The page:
According to Karthik, nobody in the world before had taken the approach that ‘Save the Internet’ campaign took. It was common to send responses to a body/individual on behalf of people which served as their proxy. They were keen on making the authorities know that the participants (people sending emails) are actually putting the effort. There were some very interesting (and startling) facts about the campaign which he shared in the conversation:
- The initial goal of the campaign was to reach 10,000 emails, which was achieved in six hours of the launch. The target was revised to one million on the second day which saw more than 100K emails.
- The entire campaign has been running on a zero budget. The domain (savetheinternet.in) is borrowed, Heroku free servers are being used for the website (which made it essential to keep it light), Github is used for all collaboration and Slack for internal communication.
- There were 62 email IDs created to track the emails sent by people (by default, bcc copy of emails sent to TRAI from savetheinternet.in was sent to these).
- The entire project was shared on Github with the developer community which attracted many responses and suggestions. Most of these changes were incorporated immediately on the website.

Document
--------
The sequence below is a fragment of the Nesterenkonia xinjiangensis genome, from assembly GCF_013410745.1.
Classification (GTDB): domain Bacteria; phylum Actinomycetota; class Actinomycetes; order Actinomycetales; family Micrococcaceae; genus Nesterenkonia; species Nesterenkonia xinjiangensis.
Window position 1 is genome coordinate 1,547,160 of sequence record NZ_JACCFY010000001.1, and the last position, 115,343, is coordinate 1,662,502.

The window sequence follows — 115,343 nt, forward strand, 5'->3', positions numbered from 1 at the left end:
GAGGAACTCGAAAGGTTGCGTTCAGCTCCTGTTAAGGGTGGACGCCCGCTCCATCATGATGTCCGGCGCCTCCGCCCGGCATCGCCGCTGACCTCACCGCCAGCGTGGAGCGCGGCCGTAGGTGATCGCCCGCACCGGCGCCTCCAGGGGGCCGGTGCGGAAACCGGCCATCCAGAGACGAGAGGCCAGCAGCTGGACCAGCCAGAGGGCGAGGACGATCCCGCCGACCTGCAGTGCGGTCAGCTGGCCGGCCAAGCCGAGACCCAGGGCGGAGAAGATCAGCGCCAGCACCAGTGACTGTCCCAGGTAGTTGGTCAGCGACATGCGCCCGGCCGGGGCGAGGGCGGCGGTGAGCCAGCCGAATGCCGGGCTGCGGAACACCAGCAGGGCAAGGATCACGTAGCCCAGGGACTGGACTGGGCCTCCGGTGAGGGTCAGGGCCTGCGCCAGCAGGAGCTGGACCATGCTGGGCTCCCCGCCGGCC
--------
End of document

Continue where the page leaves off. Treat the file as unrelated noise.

Karthik believes that simple solutions often pave way to the most complicated of problems. He says,
We didn’t want TRAI to misquote the number of emails and hence needed those email IDs. Initially, only one email ID was created but when tens of thousands emails poured in, Google considered it as spam and hence we had to make numerous email IDs.
Whenever a technical problem was reported, Karthik made sure that it was sorted immediately. To keep an eye on the initial glitches, he was awake for almost the first three nights. Testing times for Karthik came in when he had to fix bugs while 3000 people were on the website.
Before we give the entire credit of handling the technology part of Save the Internet campaign to Karthik, he reminded us that Aravind Ravi from Scrollback & Mitesh Ashar also contributed massively to the campaign. All three were working remotely.
And in the end
At the end of 14 days, more than 105 times of the initial goal was completed. Karthik says,
We didn’t realize the impact it’ll have. On social media, people were trying to put pressure on Flipkart, Cleartrip and others to withdraw from Airtel Zero (which eventually they did). We launched on Saturday and on Monday, we were on all TV channels at prime time debating on net neutrality. Within 60 hours, we got a response from Mark Zuckerberg on this issue.
If nothing, my faith in humanity is restored.